En Español

Q. Who is Mr. Smarty Plants?

A: There are those who suspect Wildflower Center volunteers are the culpable and capable culprits. Yet, others think staff members play some, albeit small, role. You can torture us with your plant questions, but we will never reveal the Green Guru's secret identity.

Help us grow by giving to the Plant Database Fund or by becoming a member

Did you know you can access the Native Plant Information Network with your web-enabled smartphone?

Share

Ask Mr. Smarty Plants

Ask Mr. Smarty Plants is a free service provided by the staff and volunteers at the Lady Bird Johnson Wildflower Center.

Search Smarty Plants
    
 
See a list of all Smarty Plants questions

Please forgive us, but Mr. Smarty Plants has been overwhelmed by a flood of mail and must take a break for awhile to catch up. We hope to be accepting new questions again soon. Thank you!

Need help with plant identification, visit the plant identification page.

 
rate this answer
Not Yet Rated

Saturday - August 04, 2012

From: Austin, TX
Region: Southwest
Topic: Diseases and Disorders, Trees
Title: Problems with Cedar Elm in Austin, TX.
Answered by: Jimmy Mills

QUESTION:

Our Cedar Elm has yellowing very dry leaves and something is eating the topmost leaves leaving holes and obviously chewed off leaf segments. Could this be two different things? Aphids and bacteria or Dutch Elm? We planted the Treefolks sapling four years ago. It has adequate water, a mulch berm, has not been sprayed and we are concerned about insecticides, but will try anything. Thanks!

ANSWER:

Cedar ElmUlmus crassifolia (Cedar elm) with its glossy green leaves, smaller than those of American Elm, is an attractive landscape plant.  (more info) 

Mr. Smarty Plant has found that is is very hard to diagnose tree problems from a written description, but you have given some clues that will allow some reasonable guesses. Along with my guesses, I will provide some links that will help you determine what the problem may be.

The symptoms you describe; yellowing , dry leaves with the top-most leaves showing evidence of a chewing insect perhaps, could be caused by several things, but Dutch Elm Disease is probably not one of them.

Dutch Elm Disease (DED) is caused by the fungus Ophiostoma novo-ulmi which is introduced to the tree by the native elm bark beetle, Hylurgopinus rufipes and the lesser European bark beetle, Scolytus multistriatus.

The first symptom observed in American elm is yellow foliage on one or more branches, from late spring to midsummer. The affected foliage soon becomes wilted and brown; this symptom is called "flagging." This doesn’t sound like what you described. These three links have more information about the disease.

     texasinvasives.org

    USDA Forest Service

    University of Illinois

Yellowing can be a symptom caused by an aphid infestation, which seems to be common in Austin this summer. This link from  UC Davis  describes the pests and possible control measures.

Another pest  that could account for the yellowing is spidermites. Reading the two links below could make you a neighborhood expert on these little plant suckers.

      Colorado State University

      UC Davis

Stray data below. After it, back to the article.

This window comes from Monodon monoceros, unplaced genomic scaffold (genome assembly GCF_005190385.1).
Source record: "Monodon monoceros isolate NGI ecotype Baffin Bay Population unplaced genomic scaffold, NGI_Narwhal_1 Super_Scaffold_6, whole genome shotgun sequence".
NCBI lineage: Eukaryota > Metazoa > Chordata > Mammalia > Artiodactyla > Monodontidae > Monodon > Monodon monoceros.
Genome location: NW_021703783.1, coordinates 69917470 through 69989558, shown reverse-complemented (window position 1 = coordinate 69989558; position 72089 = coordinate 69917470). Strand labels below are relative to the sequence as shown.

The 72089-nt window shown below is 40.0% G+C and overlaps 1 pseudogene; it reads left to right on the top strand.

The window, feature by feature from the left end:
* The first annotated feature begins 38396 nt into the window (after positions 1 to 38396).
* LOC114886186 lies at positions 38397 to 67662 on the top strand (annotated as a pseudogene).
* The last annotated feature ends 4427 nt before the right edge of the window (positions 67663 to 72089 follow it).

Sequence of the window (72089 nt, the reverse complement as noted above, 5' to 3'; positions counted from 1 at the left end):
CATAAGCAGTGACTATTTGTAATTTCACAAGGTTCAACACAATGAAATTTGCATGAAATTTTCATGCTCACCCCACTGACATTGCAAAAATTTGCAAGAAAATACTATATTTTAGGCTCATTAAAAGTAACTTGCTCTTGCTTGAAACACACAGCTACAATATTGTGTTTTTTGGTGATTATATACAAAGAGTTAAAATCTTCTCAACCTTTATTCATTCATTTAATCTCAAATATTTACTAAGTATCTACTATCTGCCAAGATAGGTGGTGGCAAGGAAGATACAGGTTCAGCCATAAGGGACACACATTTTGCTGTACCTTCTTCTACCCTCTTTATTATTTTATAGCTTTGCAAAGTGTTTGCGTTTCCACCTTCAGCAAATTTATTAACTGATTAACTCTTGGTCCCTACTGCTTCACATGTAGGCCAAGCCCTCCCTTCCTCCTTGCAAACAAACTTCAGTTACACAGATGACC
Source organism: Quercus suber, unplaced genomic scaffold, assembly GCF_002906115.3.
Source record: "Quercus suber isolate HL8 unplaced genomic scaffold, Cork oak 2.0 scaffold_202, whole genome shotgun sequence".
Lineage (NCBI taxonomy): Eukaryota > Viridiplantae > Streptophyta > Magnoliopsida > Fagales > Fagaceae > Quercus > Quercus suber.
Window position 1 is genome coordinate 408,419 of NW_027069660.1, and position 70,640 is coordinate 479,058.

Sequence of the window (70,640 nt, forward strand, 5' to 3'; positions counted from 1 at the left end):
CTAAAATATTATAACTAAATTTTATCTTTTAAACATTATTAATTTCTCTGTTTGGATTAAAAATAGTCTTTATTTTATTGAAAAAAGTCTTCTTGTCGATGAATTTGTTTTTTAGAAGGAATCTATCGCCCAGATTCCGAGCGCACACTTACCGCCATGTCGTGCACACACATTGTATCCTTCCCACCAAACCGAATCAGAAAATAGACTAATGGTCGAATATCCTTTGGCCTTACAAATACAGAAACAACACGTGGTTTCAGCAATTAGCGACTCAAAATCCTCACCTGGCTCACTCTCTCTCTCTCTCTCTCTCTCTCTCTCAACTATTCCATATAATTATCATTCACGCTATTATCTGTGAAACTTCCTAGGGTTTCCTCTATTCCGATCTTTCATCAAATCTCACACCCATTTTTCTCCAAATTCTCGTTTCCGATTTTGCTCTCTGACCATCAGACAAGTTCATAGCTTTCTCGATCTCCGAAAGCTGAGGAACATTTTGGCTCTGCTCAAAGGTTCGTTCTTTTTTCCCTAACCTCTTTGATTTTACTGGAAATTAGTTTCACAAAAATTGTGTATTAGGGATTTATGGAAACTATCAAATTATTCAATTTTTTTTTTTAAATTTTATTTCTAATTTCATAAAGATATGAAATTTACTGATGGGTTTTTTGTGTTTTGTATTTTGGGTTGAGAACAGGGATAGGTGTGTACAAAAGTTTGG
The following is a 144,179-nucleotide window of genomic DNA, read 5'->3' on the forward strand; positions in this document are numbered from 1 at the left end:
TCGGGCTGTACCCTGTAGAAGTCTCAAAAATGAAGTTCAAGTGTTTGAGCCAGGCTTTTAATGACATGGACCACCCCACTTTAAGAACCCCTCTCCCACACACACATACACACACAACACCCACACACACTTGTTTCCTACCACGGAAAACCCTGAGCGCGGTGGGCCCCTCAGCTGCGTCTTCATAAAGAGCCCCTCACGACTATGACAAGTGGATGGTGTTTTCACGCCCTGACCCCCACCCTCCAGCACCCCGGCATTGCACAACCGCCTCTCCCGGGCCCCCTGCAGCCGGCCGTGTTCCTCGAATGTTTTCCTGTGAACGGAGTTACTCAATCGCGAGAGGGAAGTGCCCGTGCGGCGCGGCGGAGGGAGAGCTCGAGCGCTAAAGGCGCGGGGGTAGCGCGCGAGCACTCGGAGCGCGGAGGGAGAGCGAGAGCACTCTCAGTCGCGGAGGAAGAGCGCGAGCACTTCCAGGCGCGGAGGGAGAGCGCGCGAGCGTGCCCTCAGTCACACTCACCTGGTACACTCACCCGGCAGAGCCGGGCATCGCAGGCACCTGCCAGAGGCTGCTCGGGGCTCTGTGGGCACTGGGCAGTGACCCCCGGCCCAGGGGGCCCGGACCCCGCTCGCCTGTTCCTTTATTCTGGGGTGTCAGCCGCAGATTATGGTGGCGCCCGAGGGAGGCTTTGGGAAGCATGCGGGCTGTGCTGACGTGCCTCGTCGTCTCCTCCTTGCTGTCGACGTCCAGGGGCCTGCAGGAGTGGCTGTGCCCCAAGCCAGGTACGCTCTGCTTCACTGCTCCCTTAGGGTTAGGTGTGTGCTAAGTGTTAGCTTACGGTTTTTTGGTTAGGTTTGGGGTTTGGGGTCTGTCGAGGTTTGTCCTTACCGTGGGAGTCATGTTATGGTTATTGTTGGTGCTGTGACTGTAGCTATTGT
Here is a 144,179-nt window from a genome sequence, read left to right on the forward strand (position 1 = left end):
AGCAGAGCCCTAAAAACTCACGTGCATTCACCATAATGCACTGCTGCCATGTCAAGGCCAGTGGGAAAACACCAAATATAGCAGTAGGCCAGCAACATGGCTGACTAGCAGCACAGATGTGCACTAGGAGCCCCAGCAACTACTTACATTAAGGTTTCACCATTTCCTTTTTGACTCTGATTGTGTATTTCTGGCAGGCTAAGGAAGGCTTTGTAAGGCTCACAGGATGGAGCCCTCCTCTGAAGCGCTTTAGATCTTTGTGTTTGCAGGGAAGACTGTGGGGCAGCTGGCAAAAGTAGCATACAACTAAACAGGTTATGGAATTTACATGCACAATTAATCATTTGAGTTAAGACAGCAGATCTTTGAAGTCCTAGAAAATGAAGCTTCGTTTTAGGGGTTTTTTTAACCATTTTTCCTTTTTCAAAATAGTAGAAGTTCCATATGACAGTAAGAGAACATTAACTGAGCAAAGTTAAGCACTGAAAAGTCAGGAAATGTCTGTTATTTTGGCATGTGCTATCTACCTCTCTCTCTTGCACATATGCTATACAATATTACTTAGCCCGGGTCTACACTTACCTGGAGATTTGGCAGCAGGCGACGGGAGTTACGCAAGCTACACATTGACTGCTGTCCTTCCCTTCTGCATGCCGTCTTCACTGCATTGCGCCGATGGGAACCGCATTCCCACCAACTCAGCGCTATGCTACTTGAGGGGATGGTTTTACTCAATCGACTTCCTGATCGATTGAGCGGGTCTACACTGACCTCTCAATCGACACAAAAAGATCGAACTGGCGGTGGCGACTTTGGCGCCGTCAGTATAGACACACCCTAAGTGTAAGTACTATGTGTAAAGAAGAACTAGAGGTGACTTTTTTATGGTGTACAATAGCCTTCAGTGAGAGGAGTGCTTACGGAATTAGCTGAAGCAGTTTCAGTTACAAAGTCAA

Bacterial leaf scorch can cause yellowing, but the images shown in these two sources don’t look to me like what you described.

     Bartlett Tree Research

     The United States Nattional Arboretum

Since aphids and spidermites lack chewing mouth parts, we can’t blame the chewed leaves on them, however a possible culprit could be the Elm leaf beetle. The two links below give details about these destructive bugs.

    Colorado State University 

     University of Illinois 

The bottom line is that you need someone knowledgeable about tree sto take a look at your elm tree to make an assessment of the situation. This person could be a Certified Arborist , or someone from the Travis County Office of Texas AgriLife Extension.

 

From the Image Gallery


Cedar elm
Ulmus crassifolia

More Trees Questions

Fast-growing evergreens for privacy in Center, TX
March 30, 2010 - I live in East Texas and am looking for a fast growing evergreen for a privacy screen around my backyard. The area gets partial sun and the soil has a lot of clay in it.
view the full question and answer

Quercus polymorpha botanical name for Mexican white oak
June 19, 2007 - What is the scientfic name for the Monterrey Oak?
view the full question and answer

Planting a tulip poplar in Virginia Beach VA
November 10, 2009 - Hi. I would like to plant a Yellow Poplar, 'Tulip Tree' in my front yard. I will not be able to plant this tree until after November 15th. The tree will receive direct sun and will be exposed to hea...
view the full question and answer

Leaf problems on Arizona ash in New Braunfels, TX
August 07, 2010 - I have an Arizona Ash tree that is 10 years old. The leaves have brown spots all over and then eventually the leaves curl up and fall off the tree. Is this a fungus or a bacterial infestation? What...
view the full question and answer

Decline of mesquite and persimmon trees in San Antonio
September 07, 2009 - We have lived in a house in San Antonio for about 30 years now and in the last 5 years, we have seen the decline of several mesquite and wild persimmon trees. I am wondering what would cause their de...
view the full question and answer

Support the Wildflower Center by Donating Online or Becoming a Member today.
E-NEWSLETTER | BECOME A MEMBER | DONATE NOW | MEDIA | JOBS | SITEMAP | STAFF INTRANET
© 2016 Lady Bird Johnson Wildflower Center